The Japanese concept of their country is one big family, all descended from the Sun Goddess. This has made it easy to keep out imports and to keep wage rises in step with business success. It has also given the bureaucrats, in theory appointed by the Emperor, enormous, vague and unquestioned powers as guardians of the family's interests.
Guess when the author of the above passage is talking about? This is a quote taken not from an article that appeared, say, sixty years ago but from an article that the Daily Mail ran as late as December 1997.
This is one of the intriguing findings that a newly published booklet From Sun-rise to Sun-set: Japan in Britain's newspapers 1990-2000 (Wales Media Forum, Cardiff, the UK, 2001) introduced. It is a sequel to a study conducted ten years ago by academics of the School of Journalism, Media and Cultural Studies at Cardiff University about how the British media reported over the preceding years on Japan. Revisiting the same question the authors of this new study, also belonging to the school at Cardiff University, focus their attentions on the following three hypotheses in order to test them against as many as 1197 articles they gathered randomly from the period 1990-2000. 1) The Japanese are unique, inscrutable and incapable of being understood; as such they mostly do 'wrong' whilst the British, also distinctive, tend to see themselves as 'right'; 2) the rise and fall of Japanese business and economy is explicable in terms of the strangeness of Japanese culture; 3) Japan, when successful in business, arouses envy and is viewed as a threat. Conversely, when Japanese business encounters difficulties, resentment surfaces as schadenfreude (rejoicing at someone else's failures).
The result is a rare accomplishment in that a) it is unrivalled in terms of the depth and width it covers; b) it includes both quantitative and qualitative analyses. Quantitatively the study shows Japan still makes up a disproportionately high share in British print media compared to media representations of such countries as Germany and Switzerland, countries that conceivably matter more to the UK economy. Yet the number of Japan-related articles has fallen just in line with the decline of Japanese economic power. Qualitatively it convincingly makes the case of how deeply some of the long-held prejudices about Japan have persisted. Amongst the quotations introduced in this regard include the following: "The trouble is the Japanese are not brought up on Aristotle or Jesus Christ. They have no concept of guilt or sin. Gangsters live within the system" (Daily Telegraph 30 June 1991); and c) as is noted by the authors, the study "reveal[s] something about Japan, but at least as much about 'us'- the British", which is why the study will remain a useful source of reference for the Japanese as well to see what "they" are like, and perhaps by extension what English speaking Westerners are like in viewing Japan.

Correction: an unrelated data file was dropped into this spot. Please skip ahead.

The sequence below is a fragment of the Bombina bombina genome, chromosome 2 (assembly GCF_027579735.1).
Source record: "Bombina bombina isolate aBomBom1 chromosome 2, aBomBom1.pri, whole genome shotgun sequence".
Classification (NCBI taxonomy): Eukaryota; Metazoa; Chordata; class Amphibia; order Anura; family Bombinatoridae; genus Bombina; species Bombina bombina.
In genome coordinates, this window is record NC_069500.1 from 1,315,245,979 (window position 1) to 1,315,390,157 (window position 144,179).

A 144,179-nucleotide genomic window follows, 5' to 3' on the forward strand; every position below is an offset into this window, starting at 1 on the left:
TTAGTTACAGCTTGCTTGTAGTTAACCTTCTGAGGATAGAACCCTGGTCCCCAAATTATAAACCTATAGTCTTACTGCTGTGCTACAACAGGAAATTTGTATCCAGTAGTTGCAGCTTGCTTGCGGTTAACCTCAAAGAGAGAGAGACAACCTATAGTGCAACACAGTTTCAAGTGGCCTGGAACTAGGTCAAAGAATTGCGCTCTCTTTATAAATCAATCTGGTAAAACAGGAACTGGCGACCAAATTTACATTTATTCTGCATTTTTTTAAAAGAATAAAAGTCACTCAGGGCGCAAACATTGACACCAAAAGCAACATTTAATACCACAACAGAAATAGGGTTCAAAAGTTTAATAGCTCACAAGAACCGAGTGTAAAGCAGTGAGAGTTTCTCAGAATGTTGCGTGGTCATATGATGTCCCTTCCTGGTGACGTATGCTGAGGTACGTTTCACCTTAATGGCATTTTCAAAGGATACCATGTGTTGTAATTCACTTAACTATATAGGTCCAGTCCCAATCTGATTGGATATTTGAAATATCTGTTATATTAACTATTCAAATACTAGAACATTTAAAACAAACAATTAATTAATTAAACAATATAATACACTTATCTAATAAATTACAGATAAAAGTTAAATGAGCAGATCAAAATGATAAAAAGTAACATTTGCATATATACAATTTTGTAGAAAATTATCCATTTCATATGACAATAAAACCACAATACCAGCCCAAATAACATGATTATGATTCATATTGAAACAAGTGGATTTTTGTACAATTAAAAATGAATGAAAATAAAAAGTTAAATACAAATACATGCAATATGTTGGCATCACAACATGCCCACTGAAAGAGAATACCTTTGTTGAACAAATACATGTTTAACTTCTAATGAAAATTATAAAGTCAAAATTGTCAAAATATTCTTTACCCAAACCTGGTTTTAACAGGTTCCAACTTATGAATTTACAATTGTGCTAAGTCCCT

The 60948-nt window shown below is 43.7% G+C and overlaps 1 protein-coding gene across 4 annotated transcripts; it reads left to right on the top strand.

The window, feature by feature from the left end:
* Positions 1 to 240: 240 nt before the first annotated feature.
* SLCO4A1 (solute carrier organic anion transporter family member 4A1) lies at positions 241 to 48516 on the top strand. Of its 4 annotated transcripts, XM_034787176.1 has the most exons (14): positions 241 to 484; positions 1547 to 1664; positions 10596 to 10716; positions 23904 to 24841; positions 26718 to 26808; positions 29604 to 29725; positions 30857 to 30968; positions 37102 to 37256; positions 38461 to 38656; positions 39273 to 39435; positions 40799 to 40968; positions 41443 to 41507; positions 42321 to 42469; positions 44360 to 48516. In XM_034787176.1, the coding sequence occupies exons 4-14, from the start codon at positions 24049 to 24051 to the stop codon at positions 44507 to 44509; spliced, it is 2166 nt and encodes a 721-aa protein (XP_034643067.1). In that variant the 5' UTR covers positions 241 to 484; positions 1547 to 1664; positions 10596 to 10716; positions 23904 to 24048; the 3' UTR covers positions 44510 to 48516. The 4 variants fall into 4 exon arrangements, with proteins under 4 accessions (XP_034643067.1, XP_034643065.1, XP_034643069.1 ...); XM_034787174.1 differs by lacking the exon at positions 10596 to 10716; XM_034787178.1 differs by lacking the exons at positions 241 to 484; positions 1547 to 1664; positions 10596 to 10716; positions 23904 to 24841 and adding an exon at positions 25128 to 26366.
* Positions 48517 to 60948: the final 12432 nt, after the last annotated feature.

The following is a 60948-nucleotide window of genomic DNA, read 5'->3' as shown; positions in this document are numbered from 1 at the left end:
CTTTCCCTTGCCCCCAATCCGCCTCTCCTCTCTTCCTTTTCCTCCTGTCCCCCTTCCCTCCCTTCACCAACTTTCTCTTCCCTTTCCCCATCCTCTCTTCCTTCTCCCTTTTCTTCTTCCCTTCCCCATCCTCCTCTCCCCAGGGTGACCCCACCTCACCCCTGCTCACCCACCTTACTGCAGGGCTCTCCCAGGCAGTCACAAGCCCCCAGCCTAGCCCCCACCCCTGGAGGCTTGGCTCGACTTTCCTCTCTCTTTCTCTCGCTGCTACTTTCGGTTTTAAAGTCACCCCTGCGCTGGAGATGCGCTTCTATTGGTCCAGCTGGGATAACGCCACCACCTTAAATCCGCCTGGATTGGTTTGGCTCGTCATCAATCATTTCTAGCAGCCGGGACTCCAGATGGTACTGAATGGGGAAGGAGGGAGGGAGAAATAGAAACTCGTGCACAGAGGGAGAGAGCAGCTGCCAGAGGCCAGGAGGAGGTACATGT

One feature particularly relevant to British media (or more precisely London media for they differ substantially from the way in which media in Wales, now an "independent" entity, deal with Japan, according to the authors) is that POW issues still arouse much public sympathy and that "in pursuing the case for financial compensation, the newspapers explicitly align themselves with the position of war veterans. It should be noted that time does not heal the pain as easily and as fast as the Japanese might have wished. "Memories of War" is one of the issues that the authors case-studied. Others include "Financial Markets", "Japanese investment in UK", "Gas attacks[in Tokyo subway system]", "Lucie Blackman", and "Japan and technology".
Highly readable with many telling quotations, this study is a must read especially for those covering Japan representing foreign media, but more broadly for anyone interested in how Japan has been viewed and reported on.